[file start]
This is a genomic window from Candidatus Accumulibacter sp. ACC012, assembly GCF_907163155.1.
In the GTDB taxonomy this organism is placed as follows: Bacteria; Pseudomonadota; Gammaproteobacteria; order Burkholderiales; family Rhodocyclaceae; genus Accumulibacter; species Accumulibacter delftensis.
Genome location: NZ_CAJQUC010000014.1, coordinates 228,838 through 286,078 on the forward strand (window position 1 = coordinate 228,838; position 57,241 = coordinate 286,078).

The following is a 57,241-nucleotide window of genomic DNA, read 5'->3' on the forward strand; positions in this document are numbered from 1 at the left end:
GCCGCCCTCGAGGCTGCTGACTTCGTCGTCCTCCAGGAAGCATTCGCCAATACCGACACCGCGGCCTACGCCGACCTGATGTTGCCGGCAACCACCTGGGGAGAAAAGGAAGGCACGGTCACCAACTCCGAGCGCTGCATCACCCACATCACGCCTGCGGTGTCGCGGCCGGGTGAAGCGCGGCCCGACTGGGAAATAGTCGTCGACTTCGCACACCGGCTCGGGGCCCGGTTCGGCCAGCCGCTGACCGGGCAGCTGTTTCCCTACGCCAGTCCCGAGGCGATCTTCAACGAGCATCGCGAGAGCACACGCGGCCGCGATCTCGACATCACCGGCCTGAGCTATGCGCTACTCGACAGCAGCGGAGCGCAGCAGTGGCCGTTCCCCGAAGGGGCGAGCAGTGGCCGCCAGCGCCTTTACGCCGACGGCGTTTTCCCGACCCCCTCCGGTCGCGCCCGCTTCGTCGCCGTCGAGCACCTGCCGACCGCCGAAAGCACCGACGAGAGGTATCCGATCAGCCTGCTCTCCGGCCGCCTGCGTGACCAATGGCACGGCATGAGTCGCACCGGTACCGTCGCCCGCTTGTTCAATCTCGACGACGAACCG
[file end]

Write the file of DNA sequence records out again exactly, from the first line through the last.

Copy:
This is a genomic window from Candidatus Accumulibacter sp. ACC012, assembly GCF_907163155.1.
In the GTDB taxonomy this organism is placed as follows: Bacteria; Pseudomonadota; Gammaproteobacteria; order Burkholderiales; family Rhodocyclaceae; genus Accumulibacter; species Accumulibacter delftensis.
Genome location: NZ_CAJQUC010000014.1, coordinates 228,838 through 286,078 on the forward strand (window position 1 = coordinate 228,838; position 57,241 = coordinate 286,078).

The following is a 57,241-nucleotide window of genomic DNA, read 5'->3' on the forward strand; positions in this document are numbered from 1 at the left end:
GCCGCCCTCGAGGCTGCTGACTTCGTCGTCCTCCAGGAAGCATTCGCCAATACCGACACCGCGGCCTACGCCGACCTGATGTTGCCGGCAACCACCTGGGGAGAAAAGGAAGGCACGGTCACCAACTCCGAGCGCTGCATCACCCACATCACGCCTGCGGTGTCGCGGCCGGGTGAAGCGCGGCCCGACTGGGAAATAGTCGTCGACTTCGCACACCGGCTCGGGGCCCGGTTCGGCCAGCCGCTGACCGGGCAGCTGTTTCCCTACGCCAGTCCCGAGGCGATCTTCAACGAGCATCGCGAGAGCACACGCGGCCGCGATCTCGACATCACCGGCCTGAGCTATGCGCTACTCGACAGCAGCGGAGCGCAGCAGTGGCCGTTCCCCGAAGGGGCGAGCAGTGGCCGCCAGCGCCTTTACGCCGACGGCGTTTTCCCGACCCCCTCCGGTCGCGCCCGCTTCGTCGCCGTCGAGCACCTGCCGACCGCCGAAAGCACCGACGAGAGGTATCCGATCAGCCTGCTCTCCGGCCGCCTGCGTGACCAATGGCACGGCATGAGTCGCACCGGTACCGTCGCCCGCTTGTTCAATCTCGACGACGAACCG